Making A Dowel Joiner Homemade Machines & Jigs

I bought a cordless trim router a little over a year ago especially for this project. Yes, it sometimes (often) takes that long to get around to it. But I did make good use of the router in the meantime and it has completely replaced the corded one I had.
The project is a dowel joinery machine, very much like a biscuit joiner. Or domino joiner, but without the high price tag.

Even though I had a full year to prepare and plan, this is a prototype that I built on the fly. I did a quick drawing in SketchUp to get started and figured out the details as I went. The idea is to make this and see if I like using it before I commit the time to a more polished version.

I started with a box that fits around the body of the router:

I thought that would be the easiest, most accurate way to hold the router.

Inner tube rubber was double sided taped to the inside of the lid to grip the router body:

Coming up with the quickest and easiest methods that don’t involve a lot of messing around is how you build a prototype. You want it to work properly, but it doesn’t have to look pretty or have all the bells and whistles.

I made the bottom panel of the box 1/4″ wider on each side to fit in grooves in the rails:

The rails guide the router back and forth to make the plunge cuts. There’s a number of different ways to do this and I picked the one, you guessed it, that was quick and easy. It’s also very accurate and should be durable enough that it doesn’t loosen up after using it a bunch of times.

A return spring is not strictly necessary, but it’s a feature I’d want on a final version so I added it here.

The question is will it work properly on one side, or do I need two? That was quickly answered: one is enough. Notable that I didn’t have a compression springs big enough for this, so I stretched out a tension spring to make one.

The spring happens to fit perfectly around a 1/2″ dowel and that keeps it from deflecting outwards while compressing it. The dowel also acts as a means to hold the router box on the tracks so that it doesn’t just slip out of the end:

A washer and screw on the end of the dowel does that and makes it easy to take apart.

The fence is simple as well, just a piece of 3/4″ plywood for the vertical part. It has grooves and slots for the screws that hold it onto the rails and also allow it to be adjusted up and down:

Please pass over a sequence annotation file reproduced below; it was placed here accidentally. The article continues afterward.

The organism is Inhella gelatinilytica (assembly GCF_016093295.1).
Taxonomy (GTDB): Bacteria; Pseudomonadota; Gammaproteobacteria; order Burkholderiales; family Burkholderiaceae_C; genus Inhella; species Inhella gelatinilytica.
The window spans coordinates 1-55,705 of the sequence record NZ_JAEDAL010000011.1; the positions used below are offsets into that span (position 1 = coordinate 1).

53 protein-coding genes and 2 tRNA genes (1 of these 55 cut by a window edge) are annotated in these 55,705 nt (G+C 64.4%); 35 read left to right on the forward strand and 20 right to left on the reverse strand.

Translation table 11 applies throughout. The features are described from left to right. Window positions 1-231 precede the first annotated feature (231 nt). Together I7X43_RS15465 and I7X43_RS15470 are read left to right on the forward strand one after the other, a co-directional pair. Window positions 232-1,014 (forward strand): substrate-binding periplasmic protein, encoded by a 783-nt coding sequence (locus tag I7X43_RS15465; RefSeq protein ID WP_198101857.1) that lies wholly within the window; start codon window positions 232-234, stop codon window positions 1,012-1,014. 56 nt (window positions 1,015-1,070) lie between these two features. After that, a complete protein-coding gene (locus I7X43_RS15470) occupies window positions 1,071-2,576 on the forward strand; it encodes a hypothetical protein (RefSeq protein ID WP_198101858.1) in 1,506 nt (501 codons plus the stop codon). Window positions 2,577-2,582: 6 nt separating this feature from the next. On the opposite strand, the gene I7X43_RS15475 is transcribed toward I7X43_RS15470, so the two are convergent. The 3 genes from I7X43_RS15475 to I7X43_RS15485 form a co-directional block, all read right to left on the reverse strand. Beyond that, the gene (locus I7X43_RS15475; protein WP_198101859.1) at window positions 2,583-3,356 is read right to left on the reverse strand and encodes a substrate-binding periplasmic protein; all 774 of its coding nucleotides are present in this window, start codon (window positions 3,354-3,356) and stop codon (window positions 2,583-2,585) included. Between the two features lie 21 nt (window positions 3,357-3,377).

Knobs would be more convenient, but again this is a prototype so it’s basic function above all else.

The horizontal part of the fence is 1/2″ ply that has the clear plastic indicator:

The indicator is adjustable to line it up accurately with the centre of the router bit. Once again I made this as quickly as possible, but it does work well.

I was most indecisive over how I would hold the tool while using it. Originally I thought I could use it like my biscuit joiner, just holding the body of the machine. But this is a bit too chunky to hold onto securely so I made a simple handle that’s attached to the top panel:

You can see I also replace the top panel. That’s my one concession to appearance – I didn’t like the look of the 1/4″ plywood.

Ready for a test cut:

The video above shows more, but here’s the first after I had the tool lined up properly:

Two 1/4″ dowels and the joint is perfectly flush and lined up.

I did make one change, and that was to partially fill the large hole where the bit comes through:

I found it difficult to hold the tool on the end of narrow stock when most of the end was not up against anything. The patch is 1/4″ plywood, so it still allows the collet of the router to come forward.

Here it is finished and outdoors to get a good picture:

The joiner should also work with 3/8″ dowels and I’ll try it when I get a (sharp) bit. And my early impressions are very positive. In fact I’m thinking that I should buy a second router like this and leave this one in the tool. There were several times over the last year where I could have used this.